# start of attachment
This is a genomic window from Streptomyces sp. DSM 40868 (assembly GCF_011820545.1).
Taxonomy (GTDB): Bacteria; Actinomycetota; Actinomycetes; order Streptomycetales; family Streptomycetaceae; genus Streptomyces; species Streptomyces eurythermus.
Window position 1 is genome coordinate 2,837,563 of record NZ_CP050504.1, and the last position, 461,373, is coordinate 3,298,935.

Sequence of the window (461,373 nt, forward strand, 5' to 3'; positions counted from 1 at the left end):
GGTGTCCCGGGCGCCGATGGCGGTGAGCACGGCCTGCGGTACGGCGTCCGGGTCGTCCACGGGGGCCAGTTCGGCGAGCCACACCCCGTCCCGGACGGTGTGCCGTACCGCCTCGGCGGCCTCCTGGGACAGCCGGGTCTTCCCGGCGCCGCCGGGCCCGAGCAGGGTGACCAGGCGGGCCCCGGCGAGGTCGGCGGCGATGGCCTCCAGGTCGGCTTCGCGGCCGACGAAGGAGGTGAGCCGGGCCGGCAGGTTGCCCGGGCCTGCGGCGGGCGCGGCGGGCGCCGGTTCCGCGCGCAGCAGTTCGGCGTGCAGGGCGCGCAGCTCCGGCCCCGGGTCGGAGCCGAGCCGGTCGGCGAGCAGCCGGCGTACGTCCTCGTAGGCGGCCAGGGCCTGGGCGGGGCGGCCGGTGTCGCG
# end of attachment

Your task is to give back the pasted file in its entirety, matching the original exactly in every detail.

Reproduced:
This is a genomic window from Streptomyces sp. DSM 40868 (assembly GCF_011820545.1).
Taxonomy (GTDB): Bacteria; Actinomycetota; Actinomycetes; order Streptomycetales; family Streptomycetaceae; genus Streptomyces; species Streptomyces eurythermus.
Window position 1 is genome coordinate 2,837,563 of record NZ_CP050504.1, and the last position, 461,373, is coordinate 3,298,935.

Sequence of the window (461,373 nt, forward strand, 5' to 3'; positions counted from 1 at the left end):
GGTGTCCCGGGCGCCGATGGCGGTGAGCACGGCCTGCGGTACGGCGTCCGGGTCGTCCACGGGGGCCAGTTCGGCGAGCCACACCCCGTCCCGGACGGTGTGCCGTACCGCCTCGGCGGCCTCCTGGGACAGCCGGGTCTTCCCGGCGCCGCCGGGCCCGAGCAGGGTGACCAGGCGGGCCCCGGCGAGGTCGGCGGCGATGGCCTCCAGGTCGGCTTCGCGGCCGACGAAGGAGGTGAGCCGGGCCGGCAGGTTGCCCGGGCCTGCGGCGGGCGCGGCGGGCGCCGGTTCCGCGCGCAGCAGTTCGGCGTGCAGGGCGCGCAGCTCCGGCCCCGGGTCGGAGCCGAGCCGGTCGGCGAGCAGCCGGCGTACGTCCTCGTAGGCGGCCAGGGCCTGGGCGGGGCGGCCGGTGTCGCG